The regulation of bone by insulin can affect whole-body energy metabolism. Insulin can promote osteoblast differentiation and glucose uptake by increasing the expression of Glut4 on the cell membrane. The absence of this pathway will lead to peripheral insulin resistance, which is mainly manifested by an increase in systemic insulin levels and a decrease in insulin sensitivity. However, no significant phenotypes were found in skeletal muscle cells and adipocytes. Therefore, the decrease in insulin absorption by bone may lead to systemic insulin resistance, which proves the influence of insulin and bone on whole-body energy metabolism from another aspect.306 On the other hand, insulin resistance in osteoblasts leads to decreased circulating osteocalcin levels, reducing insulin secretion and insulin sensitivity in skeletal muscle, thus leading to systemic glucose intolerance.307,308

Vitamin D

Vitamin D is a steroid hormone that plays a vital role in maintaining bone metabolism and calcium homeostasis.309 As an active form of vitamin D, 1,25(OH)2D3 can promote calcium absorption310 and regulate calcium reabsorption311 through conjugation to the VDR. On the other hand, when the serum calcium level declines, VDR in osteoblasts can enhance bone resorption, thereby mobilizing bone calcium into the blood to maintain serum calcium homeostasis.312 In recent years, it has been gradually found that vitamin D has other physiological effects. The relationship between vitamin D and metabolic diseases such as obesity, diabetes, and NAFLD is a trend in research. Adipocytes are the main storage sites of vitamin D and express active vitamin D and VDR.313,314 Meanwhile, vitamin D can regulate adipose formation from multiple perspectives, and its effect depends on the level of vitamin D, the type of adipocytes and the differentiation level.315,316,317,318 It was also found that patients with NAFLD were more likely to suffer from decreased bone mineral density and vitamin D deficiency. Vitamin D supplementation can reduce the risk of elevated blood glucose and insulin resistance.319,320 This suggests that bone may be a bridge for vitamin D to regulate energy metabolism.

Parathyroid hormone

Parathyroid hormone (PTH) can directly affect bone and kidney to regulate calcium and phosphorus metabolism. One of the key mechanisms of PTH in regulating calcium homeostasis is stimulating bone remodeling. It not only promotes bone resorption and mobilizes bone calcium into blood but also promotes osteogenesis and ameliorates osteoporosis. PTH1R is expressed on the surface of osteoblasts and many bone cells.84 The catabolic function of PTH is mainly achieved indirectly by acting on osteoclasts through the OPG-RANKL-RANK pathway.321 In contrast, the anabolic effect is conducted directly by working on PTH1R in osteoblasts and osteoclasts, further promoting the differentiation of precursor cells322,323 and inhibiting the apoptosis of mature cells and the expression of Scl.324,325,326 PTH can also enhance aerobic glycolysis in osteoblasts by promoting the transduction of the insulin-like growth factor signaling pathway, thereby enhancing the synthesis function of bone in mice.327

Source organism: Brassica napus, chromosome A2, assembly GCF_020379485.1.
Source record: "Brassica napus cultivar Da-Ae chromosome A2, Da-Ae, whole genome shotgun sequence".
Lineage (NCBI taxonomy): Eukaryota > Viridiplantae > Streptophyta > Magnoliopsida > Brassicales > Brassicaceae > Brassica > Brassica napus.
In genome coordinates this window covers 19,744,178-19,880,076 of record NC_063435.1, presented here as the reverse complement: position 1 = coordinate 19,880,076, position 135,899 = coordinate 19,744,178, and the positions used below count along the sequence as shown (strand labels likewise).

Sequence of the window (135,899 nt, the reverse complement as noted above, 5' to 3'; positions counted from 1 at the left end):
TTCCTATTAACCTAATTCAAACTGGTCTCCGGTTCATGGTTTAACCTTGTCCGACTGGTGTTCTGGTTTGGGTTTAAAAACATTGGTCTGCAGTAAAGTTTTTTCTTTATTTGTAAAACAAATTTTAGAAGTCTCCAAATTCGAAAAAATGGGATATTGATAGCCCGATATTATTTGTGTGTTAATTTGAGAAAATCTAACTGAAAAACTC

In addition to regulating systemic calcium and phosphorus metabolism, PTH also has some effects on energy metabolism, which may be related to the level of vitamin D. It was found that the level of blood sugar increased significantly after parathyroidectomy and decreased after PTH administration, while the secretion of insulin remained unchanged.328 Kimura et al. also demonstrated that PTH could reduce the blood sugar level in obese type 2 diabetic rats without changing the serum insulin level.329 However, PTH can affect insulin sensitivity. One piece of evidence is that the insulin sensitivity index is negatively correlated with plasma PTH levels.330 In addition, excessive PTH leads to disorders in lipid metabolism. PTH induces lipolysis of adipocytes by activating the cAMP-PKA pathway, leading to increased serum cholesterol and triglyceride concentrations in mice.331,332,333


In addition to reproductive function, estrogen also regulates bone metabolism and energy metabolism. Lack of estrogen increases the risk of metabolic syndromes such as obesity and type 2 diabetes mellitus.334,335 The main estrogen receptors are ERα and ERβ,336 which are distributed in multiple tissues of the body. In the central nervous system, activation of ERs in the ventromedial hypothalamus and arcuate nucleus can control dietary intake.337,338,339 In the periphery, estrogen can act on ERs to increase insulin sensitivity in adipose tissue, skeletal muscle, and liver.340,341,342 For example, estrogen can inhibit adipogenesis341 and reduce the expression of lipoprotein lipase, an important regulator of lipoprotein metabolism.340 Moreover, an experiment showed that ER agonist therapy increased the expression of GLUT4 and glucose uptake in rat skeletal muscle.342 The role of estrogen in bone has also been affirmed. Postmenopausal estrogen deficiency can lead to osteoporosis, which is due to estrogen inducing osteoclast apoptosis through ERs and protecting bone through the inflammatory mediators RANKL and Scl.343,344,345,346